WHY ISN'T A WILL ENOUGH?

WE ARE OFTEN ASKED

"WHY ISN'T A WILL ENOUGH?"

We strongly believe in educating every person about the legal strategies that can protect them. 

Here are 2 (of the many!) answers to our most commonly asked question.

#1

INCAPACITY PLANNING

For one thing, a Will does not become “effective” until you die, so it doesn’t do you and/or your family any good if you are alive but incapacitated in some way. With a Trust, if you can no longer manage your financial affairs, your successor trustee takes over and manages the trust assets according to your instructions in the trust documents. Otherwise, your family members would need to go to court for the right to manage your assets and pay your bills if you become mentally incapacitated. Some families address this problem by creating a financial power of attorney, but a revocable trust offers stronger legal authority ensuring that your wishes are followed.

AVOID THE DELAY AND EXPENSES OF PROBATE

The second reason to have a revocable trust is that the trust assets bypass probate after you die. A Will does NOT avoid probate. During probate, a state court validates your Will and distributes your assets according to your written instructions; and if you own property in multiple states, your heirs must go through probate in each one. But if that property is in a revocable trust, your family can handle everything in your state of residence and receive their inheritance more quickly, as probate takes 6 months to 2 years to complete.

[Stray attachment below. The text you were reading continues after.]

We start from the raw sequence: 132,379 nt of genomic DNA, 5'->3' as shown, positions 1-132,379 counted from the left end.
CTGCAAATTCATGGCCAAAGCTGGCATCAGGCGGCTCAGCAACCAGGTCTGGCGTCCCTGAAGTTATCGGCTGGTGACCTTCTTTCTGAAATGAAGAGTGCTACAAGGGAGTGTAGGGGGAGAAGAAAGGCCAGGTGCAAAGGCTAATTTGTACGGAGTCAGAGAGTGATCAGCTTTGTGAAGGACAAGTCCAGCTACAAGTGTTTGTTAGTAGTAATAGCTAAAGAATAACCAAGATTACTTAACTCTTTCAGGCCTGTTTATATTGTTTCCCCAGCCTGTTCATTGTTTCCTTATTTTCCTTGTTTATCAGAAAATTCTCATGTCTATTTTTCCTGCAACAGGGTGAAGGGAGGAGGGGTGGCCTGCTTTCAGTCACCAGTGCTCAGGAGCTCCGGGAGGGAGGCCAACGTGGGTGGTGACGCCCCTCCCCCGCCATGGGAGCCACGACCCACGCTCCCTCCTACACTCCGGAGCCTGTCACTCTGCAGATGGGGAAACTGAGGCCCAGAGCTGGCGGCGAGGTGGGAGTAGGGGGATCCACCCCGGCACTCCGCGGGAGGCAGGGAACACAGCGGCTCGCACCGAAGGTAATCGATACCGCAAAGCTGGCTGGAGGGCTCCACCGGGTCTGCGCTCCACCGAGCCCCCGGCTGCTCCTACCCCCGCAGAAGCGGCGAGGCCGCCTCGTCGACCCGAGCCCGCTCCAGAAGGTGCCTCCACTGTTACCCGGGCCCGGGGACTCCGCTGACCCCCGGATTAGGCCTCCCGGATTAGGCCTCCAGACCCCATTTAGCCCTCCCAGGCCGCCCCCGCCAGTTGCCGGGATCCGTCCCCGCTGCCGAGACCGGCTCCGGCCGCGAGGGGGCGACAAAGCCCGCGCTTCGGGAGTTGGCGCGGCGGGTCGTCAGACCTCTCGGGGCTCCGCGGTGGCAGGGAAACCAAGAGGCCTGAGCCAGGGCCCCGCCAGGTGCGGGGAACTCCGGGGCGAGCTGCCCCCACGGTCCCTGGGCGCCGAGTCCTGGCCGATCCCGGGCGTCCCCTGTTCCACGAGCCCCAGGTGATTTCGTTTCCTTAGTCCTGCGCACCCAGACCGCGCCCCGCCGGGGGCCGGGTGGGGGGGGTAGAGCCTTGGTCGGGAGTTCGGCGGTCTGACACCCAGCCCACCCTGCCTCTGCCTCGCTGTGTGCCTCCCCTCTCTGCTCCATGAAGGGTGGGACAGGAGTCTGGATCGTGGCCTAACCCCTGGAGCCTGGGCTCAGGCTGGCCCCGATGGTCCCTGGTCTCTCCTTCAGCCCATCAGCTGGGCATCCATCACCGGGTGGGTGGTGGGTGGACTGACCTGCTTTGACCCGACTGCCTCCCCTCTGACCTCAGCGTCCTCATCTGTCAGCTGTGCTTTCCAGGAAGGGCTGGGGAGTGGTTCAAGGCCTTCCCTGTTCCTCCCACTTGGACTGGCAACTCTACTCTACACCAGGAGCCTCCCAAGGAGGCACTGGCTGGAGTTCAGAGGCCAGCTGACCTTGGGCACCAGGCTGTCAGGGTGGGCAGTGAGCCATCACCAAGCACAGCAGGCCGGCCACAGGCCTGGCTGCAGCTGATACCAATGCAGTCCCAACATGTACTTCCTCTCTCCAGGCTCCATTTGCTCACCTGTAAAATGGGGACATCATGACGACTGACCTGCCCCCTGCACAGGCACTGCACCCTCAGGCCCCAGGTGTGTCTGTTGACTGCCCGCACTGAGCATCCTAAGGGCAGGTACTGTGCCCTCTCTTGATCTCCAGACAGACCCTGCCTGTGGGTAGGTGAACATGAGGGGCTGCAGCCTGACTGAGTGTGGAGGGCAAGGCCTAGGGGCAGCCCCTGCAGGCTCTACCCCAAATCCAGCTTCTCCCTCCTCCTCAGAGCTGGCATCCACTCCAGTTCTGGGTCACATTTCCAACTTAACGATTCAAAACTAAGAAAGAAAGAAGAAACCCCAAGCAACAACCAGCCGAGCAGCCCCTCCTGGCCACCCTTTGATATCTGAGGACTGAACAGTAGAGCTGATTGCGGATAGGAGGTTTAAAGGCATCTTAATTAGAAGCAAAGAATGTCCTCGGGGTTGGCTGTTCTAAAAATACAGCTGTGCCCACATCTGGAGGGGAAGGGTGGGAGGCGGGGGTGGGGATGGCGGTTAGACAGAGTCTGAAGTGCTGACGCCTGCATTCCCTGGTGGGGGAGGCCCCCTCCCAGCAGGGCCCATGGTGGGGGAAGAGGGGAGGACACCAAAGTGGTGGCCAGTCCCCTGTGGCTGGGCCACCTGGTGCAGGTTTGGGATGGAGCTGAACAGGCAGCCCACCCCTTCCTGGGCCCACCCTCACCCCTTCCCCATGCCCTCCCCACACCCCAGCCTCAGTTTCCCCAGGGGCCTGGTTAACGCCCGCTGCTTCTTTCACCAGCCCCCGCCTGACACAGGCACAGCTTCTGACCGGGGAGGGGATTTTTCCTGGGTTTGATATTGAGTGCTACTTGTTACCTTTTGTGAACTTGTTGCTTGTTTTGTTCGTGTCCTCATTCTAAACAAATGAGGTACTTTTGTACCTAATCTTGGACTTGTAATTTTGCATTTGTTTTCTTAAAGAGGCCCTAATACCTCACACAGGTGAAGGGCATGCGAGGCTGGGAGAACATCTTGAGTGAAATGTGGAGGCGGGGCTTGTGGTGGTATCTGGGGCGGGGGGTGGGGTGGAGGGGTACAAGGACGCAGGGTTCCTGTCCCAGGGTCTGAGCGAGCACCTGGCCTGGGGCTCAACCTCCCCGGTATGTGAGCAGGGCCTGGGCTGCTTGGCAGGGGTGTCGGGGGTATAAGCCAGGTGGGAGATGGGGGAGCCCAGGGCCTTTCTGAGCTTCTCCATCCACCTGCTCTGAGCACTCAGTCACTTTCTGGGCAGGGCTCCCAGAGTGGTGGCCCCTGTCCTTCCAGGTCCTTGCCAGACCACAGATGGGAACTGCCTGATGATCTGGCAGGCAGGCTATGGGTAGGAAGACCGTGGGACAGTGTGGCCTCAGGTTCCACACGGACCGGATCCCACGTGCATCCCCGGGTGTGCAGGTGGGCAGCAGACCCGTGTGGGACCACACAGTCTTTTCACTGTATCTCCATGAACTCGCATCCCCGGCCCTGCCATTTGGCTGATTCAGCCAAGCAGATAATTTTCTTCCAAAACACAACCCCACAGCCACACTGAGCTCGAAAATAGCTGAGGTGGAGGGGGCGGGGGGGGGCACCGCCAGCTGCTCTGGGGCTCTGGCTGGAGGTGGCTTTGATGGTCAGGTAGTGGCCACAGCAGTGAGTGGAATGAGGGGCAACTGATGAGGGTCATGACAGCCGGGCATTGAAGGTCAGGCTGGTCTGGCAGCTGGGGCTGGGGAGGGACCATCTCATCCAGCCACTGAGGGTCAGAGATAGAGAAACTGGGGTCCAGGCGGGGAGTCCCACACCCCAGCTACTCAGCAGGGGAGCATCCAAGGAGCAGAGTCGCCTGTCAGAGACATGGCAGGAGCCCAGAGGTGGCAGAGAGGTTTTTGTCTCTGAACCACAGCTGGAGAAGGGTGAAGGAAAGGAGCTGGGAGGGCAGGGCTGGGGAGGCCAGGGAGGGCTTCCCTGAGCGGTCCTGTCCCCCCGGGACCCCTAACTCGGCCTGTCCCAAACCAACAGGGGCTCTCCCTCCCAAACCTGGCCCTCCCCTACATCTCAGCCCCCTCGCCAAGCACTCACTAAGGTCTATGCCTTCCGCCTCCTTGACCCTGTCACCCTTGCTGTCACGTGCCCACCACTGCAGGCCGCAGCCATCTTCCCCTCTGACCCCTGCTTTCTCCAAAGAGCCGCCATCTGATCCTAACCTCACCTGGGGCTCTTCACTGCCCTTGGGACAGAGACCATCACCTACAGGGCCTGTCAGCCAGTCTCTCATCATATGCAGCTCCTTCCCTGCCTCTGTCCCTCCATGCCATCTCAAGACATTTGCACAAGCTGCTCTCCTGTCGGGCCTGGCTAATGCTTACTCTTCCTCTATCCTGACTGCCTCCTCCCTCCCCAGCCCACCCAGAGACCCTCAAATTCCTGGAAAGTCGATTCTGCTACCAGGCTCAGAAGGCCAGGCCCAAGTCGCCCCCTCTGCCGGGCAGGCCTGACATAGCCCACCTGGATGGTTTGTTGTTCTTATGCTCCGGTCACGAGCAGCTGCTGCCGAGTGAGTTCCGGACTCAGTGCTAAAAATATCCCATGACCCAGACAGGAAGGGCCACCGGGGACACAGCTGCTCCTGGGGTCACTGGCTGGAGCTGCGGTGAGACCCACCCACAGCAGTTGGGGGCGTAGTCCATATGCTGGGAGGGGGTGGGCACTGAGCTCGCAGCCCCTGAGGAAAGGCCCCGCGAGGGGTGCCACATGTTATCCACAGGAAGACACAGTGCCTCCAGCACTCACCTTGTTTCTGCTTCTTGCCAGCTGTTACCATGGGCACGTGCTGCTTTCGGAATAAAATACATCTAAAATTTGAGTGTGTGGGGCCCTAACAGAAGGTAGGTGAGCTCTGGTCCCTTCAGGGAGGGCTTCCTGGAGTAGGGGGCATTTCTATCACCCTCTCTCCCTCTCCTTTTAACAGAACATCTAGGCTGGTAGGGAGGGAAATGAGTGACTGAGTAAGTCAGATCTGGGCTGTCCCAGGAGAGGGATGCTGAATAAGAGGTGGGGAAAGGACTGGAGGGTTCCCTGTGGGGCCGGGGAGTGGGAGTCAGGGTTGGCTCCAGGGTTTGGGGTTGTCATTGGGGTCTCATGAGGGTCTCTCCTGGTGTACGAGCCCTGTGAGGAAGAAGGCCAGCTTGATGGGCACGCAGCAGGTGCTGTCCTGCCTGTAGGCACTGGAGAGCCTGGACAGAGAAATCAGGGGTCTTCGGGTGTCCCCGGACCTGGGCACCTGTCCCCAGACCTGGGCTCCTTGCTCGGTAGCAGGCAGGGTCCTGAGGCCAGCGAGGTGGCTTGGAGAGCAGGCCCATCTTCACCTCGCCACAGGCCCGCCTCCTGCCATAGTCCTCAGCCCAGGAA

Additionally, even for a straightforward estate, probate expenses can be sizable. After fees for attorneys, courts, appraisals and executors; probate can end up costing 8% or more of the total estate (about $32,000 on a $400,000 estate). By comparison, it costs a fraction of this amount to set up a Trust before you pass away.

#2

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